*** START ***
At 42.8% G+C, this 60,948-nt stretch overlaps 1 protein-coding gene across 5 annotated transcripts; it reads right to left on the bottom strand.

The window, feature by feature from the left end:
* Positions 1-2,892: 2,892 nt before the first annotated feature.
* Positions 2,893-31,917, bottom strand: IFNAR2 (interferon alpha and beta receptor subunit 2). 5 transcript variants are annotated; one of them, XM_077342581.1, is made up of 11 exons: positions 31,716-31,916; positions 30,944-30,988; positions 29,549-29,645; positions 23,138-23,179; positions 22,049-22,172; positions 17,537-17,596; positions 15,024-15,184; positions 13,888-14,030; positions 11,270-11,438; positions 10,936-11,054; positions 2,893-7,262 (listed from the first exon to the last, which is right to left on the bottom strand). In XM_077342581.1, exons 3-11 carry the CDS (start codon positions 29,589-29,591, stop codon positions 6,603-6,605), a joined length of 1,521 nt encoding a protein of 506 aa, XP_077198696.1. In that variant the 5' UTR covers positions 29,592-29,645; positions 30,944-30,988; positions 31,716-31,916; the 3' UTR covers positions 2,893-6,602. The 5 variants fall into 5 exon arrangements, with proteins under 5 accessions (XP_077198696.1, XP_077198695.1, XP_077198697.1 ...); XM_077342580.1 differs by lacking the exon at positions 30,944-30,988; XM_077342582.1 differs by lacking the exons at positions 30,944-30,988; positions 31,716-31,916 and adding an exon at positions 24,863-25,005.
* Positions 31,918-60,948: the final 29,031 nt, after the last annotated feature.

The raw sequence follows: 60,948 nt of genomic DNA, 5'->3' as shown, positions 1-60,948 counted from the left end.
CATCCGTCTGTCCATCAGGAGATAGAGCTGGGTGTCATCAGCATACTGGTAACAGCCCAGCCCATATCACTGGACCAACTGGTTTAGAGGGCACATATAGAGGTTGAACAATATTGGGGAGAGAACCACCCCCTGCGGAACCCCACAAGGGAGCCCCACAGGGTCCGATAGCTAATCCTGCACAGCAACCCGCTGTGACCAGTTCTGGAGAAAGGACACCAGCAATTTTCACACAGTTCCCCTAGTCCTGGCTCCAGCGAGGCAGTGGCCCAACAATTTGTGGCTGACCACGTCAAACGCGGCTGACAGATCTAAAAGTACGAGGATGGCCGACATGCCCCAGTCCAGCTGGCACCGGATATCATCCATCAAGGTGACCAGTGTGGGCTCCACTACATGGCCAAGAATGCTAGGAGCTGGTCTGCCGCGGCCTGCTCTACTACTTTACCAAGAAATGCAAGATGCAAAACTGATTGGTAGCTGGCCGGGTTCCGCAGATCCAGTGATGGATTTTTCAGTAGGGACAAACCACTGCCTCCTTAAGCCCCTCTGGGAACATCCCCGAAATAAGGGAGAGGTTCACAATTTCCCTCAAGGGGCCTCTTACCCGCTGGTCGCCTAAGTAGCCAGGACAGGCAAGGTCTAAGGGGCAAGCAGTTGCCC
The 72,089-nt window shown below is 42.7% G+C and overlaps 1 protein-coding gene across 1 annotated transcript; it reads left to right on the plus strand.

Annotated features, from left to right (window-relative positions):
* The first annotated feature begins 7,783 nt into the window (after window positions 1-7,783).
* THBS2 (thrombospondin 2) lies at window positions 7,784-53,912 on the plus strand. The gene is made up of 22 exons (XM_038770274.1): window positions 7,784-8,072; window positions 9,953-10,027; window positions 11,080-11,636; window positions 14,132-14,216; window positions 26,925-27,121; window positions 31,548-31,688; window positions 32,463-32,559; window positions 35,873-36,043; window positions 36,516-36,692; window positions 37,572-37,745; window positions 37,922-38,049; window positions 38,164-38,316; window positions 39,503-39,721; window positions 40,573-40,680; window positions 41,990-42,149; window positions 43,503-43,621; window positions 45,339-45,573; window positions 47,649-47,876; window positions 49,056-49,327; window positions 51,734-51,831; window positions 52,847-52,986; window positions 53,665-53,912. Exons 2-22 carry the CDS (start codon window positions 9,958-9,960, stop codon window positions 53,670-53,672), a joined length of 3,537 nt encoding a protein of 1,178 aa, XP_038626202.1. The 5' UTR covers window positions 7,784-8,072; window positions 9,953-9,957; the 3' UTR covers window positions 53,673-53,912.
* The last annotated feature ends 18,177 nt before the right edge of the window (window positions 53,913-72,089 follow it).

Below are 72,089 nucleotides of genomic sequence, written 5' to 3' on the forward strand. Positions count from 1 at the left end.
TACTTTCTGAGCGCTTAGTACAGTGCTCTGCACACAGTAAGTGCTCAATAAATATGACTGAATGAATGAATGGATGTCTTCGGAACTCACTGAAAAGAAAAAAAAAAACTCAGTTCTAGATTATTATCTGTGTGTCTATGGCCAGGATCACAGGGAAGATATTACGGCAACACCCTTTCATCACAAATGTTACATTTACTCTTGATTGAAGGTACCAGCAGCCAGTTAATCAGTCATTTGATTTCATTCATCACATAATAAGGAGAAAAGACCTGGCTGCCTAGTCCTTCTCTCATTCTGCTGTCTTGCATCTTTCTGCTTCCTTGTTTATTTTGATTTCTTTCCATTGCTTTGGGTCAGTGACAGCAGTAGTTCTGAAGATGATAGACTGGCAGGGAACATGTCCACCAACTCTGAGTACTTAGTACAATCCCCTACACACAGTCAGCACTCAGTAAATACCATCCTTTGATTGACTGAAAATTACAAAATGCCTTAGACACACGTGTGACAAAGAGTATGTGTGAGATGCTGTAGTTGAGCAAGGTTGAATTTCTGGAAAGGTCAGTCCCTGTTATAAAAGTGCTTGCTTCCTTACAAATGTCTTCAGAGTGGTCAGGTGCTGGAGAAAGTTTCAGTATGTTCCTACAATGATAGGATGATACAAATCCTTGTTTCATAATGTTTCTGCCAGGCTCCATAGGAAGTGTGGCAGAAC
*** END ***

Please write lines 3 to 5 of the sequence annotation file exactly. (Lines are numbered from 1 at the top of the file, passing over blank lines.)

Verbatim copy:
* Positions 1-2,892: 2,892 nt before the first annotated feature.
* Positions 2,893-31,917, bottom strand: IFNAR2 (interferon alpha and beta receptor subunit 2). 5 transcript variants are annotated; one of them, XM_077342581.1, is made up of 11 exons: positions 31,716-31,916; positions 30,944-30,988; positions 29,549-29,645; positions 23,138-23,179; positions 22,049-22,172; positions 17,537-17,596; positions 15,024-15,184; positions 13,888-14,030; positions 11,270-11,438; positions 10,936-11,054; positions 2,893-7,262 (listed from the first exon to the last, which is right to left on the bottom strand). In XM_077342581.1, exons 3-11 carry the CDS (start codon positions 29,589-29,591, stop codon positions 6,603-6,605), a joined length of 1,521 nt encoding a protein of 506 aa, XP_077198696.1. In that variant the 5' UTR covers positions 29,592-29,645; positions 30,944-30,988; positions 31,716-31,916; the 3' UTR covers positions 2,893-6,602. The 5 variants fall into 5 exon arrangements, with proteins under 5 accessions (XP_077198696.1, XP_077198695.1, XP_077198697.1 ...); XM_077342580.1 differs by lacking the exon at positions 30,944-30,988; XM_077342582.1 differs by lacking the exons at positions 30,944-30,988; positions 31,716-31,916 and adding an exon at positions 24,863-25,005.
* Positions 31,918-60,948: the final 29,031 nt, after the last annotated feature.